Comfort Boateng sorts through two large boxes of mortgage and financial papers as she talks about their financial situation on Aug. 18 in Bowie. The Boatengs hadn't made a mortgage payment in nearly six years. (Michel du Cille/The Washington Post )
Columnist

Tough break for Prince George’s County, the predominantly black Washington suburb targeted by predatory lenders to such a degree that it earned the distinction of having the highest foreclosure rate in the region. It didn’t matter that the vast majority of homeowners were on financially solid ground; too many newcomers had fallen for those “ticking time bomb” subprime loans, and the result affected everyone.

How county residents, myself included, could recoup lost home equity was the subject of a town hall meeting last week in Bowie. If nothing else, those attending should have learned some hard lessons about race and market capitalism.

“I bought my home 24 years ago for $203,000, and today it’s worth $300,000” said Sandra Pruitt, executive director of People for Change Coalition, a nonprofit organization that assesses the viability of minority-owned businesses in Prince George’s. “If my home had been in some other jurisdiction, the value would have tripled.”

What’s with this notion that I could have my equity back if only I lived in “another jurisdiction,” meaning one of the Washington area’s predominantly white counties, or the District, which is gentrifying and where the population of whites is rapidly increasing?

“Regardless of geography, if you own a home in a majority-minority neighborhood, you are going to get less value out of it than if you own a home in a homogeneous white neighborhood,” Dorothy A. Brown, a law professor at Emory University who studies the impact of race on home prices said in a Washington Post series about the impact of the subprime mortgage fiasco in Prince George’s. “This transcends class.”

[Read more on how Prince George’s residents watched their wealth vanish during the housing crisis.]

Are we supposed to go chasing white people all over the Washington area so the value of their whiteness can rub off on our homes?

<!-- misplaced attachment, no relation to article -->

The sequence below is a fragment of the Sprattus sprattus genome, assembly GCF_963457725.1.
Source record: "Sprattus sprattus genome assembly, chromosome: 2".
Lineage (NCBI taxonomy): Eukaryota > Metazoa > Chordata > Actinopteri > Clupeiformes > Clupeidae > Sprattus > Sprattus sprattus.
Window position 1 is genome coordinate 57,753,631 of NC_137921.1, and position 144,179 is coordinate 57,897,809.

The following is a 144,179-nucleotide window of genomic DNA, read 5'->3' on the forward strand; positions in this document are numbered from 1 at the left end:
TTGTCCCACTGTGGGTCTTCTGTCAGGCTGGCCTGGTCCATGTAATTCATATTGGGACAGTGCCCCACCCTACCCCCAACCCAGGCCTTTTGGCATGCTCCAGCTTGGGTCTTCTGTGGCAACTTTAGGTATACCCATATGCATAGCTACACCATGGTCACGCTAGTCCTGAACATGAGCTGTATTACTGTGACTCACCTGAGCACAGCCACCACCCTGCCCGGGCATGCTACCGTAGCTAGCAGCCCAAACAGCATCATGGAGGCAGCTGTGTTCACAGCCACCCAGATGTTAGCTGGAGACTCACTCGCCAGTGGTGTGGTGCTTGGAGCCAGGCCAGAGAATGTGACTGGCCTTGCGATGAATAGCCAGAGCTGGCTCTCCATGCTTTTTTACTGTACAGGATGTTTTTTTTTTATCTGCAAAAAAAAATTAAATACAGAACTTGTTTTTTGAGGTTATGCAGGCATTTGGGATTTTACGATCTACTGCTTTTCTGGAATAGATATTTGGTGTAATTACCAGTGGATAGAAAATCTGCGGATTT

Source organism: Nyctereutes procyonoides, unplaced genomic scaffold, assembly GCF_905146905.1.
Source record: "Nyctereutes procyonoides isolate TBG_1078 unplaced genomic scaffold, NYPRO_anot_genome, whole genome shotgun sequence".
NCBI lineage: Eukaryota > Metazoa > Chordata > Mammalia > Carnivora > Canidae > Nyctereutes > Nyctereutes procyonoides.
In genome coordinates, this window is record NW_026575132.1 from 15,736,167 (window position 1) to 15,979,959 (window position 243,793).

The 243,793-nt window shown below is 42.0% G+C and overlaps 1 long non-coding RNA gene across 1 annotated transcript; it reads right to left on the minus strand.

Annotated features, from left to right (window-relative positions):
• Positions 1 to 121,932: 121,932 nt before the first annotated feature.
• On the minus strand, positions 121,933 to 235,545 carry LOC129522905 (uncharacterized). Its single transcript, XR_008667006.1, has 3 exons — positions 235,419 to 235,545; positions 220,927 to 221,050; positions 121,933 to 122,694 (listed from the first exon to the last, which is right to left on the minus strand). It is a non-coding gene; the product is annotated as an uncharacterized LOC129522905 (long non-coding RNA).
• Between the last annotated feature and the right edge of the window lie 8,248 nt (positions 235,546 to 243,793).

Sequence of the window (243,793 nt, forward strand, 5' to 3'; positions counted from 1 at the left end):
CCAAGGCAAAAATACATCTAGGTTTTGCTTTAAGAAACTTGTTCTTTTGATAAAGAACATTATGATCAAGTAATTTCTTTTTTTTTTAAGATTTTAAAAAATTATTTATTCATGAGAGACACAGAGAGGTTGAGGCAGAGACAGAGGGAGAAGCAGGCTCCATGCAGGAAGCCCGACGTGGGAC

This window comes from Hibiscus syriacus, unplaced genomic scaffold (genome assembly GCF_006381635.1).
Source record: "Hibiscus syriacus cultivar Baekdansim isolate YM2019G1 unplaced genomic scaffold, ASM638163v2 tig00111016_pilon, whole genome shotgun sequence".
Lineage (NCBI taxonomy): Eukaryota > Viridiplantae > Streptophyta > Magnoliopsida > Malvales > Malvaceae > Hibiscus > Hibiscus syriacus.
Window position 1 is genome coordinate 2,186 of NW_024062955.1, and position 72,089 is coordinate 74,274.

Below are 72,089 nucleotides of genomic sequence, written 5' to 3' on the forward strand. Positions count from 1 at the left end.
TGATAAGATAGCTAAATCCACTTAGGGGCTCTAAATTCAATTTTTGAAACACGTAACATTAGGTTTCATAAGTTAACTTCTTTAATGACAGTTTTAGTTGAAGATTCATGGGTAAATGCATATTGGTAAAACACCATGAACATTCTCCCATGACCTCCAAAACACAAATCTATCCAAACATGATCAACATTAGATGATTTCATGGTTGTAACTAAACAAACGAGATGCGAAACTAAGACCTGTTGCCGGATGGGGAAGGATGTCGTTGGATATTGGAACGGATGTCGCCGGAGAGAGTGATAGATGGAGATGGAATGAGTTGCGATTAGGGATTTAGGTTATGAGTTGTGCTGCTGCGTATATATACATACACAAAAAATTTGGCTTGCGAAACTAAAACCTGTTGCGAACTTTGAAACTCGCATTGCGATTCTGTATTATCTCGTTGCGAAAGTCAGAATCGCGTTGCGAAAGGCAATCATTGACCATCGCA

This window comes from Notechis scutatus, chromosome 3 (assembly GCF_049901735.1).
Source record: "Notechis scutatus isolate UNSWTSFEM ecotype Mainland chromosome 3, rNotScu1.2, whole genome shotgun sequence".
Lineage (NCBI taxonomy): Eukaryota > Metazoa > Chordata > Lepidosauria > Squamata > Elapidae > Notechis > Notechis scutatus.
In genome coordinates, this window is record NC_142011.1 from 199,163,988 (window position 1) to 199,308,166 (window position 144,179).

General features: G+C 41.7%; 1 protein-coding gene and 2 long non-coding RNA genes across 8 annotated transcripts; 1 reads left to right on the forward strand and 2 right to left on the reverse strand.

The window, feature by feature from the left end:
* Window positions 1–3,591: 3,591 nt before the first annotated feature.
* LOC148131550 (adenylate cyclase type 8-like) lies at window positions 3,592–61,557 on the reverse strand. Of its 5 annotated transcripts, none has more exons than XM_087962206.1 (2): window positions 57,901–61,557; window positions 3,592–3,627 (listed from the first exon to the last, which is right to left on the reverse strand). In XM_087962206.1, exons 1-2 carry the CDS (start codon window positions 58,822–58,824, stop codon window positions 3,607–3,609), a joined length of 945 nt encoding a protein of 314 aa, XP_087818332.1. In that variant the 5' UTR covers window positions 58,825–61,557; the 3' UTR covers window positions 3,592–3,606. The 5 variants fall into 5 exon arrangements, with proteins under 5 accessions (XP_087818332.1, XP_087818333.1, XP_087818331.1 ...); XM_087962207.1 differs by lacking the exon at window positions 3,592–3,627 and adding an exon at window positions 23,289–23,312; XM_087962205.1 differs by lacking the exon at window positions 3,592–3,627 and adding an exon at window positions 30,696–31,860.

Ruth Wright, former president-elect of the Prince George’s Association of Realtors, proposed a moratorium on home construction to drive up demand for homes. In the 1990s, she recalled, then-county executive Wayne Curry (D) called a halt to townhouse construction. His goal was to reduce the number of renters and get more single-family homes — and more property-tax-paying homeowners — into the county.

It worked, and Prince George’s countered the kind of economic drain that usually results from white flight. It remains the only county in the country to go from predominantly white to predominantly black where level of education and income increased.

But, as The Post series laid out, homeowners in the county lost billions in equity when the housing market crashed. The ruthlessness of the racial targeting was more detailed in a New Republic article by Dean Starkman in March last year.

“Obviously, the story of the crisis transcends race — whites on the whole were more likely to undergo foreclosure than blacks — but there’s also no disentangling race from the broader trends,” Starkman wrote. “It is a matter of historical record that some minority communities were excluded from the credit system for decades through the policy known as redlining. And that, beginning in the ’90s, those same communities were inundated by a new, heavily marketed, risky mortgage product, which we would later come to know as subprime. Activists accurately called this process ‘reverse redlining’ and (even more accurately) ‘predatory lending.’ ”

Glenn Ivey, a former Prince George’s state’s attorney and resident of Cheverly, told the town hall gathering that the county’s housing market was improving and that Realtors were successfully “micro marketing” certain neighborhoods.

However, as Pruitt noted, the county is not likely to get its groove back until there are further reductions in crime and vast improvements in the public schools, especially elementary schools. “I spoke to one business person who’d visited a high school and came away saying, ‘They don’t talk, dress or act right,’ ” Pruitt said.

Ivey recalled that the District used to have similar problems.

“Home values in D.C. are rising because of an obvious effort to tear down public housing and low-income housing,” he said. But Ivey pointed out that in doing so, many of those displaced people were pushed toward Prince George’s County.

That may have helped the District to boost its economic status, but it doesn’t help Prince George’s County. And it certainly doesn’t help those people who’ve been priced out.

So that was the problem, as some saw it: too few whites on one hand, too many poor blacks on the other. Do we woo more whites — or shoo more blacks? Or just do both and be certain to get that equity back, just as Washington did?

Ruth Wright was incorrectly identified in an earlier version of this column as the past president of the Prince George’s Association of Realtors. She was a former president-elect of the association.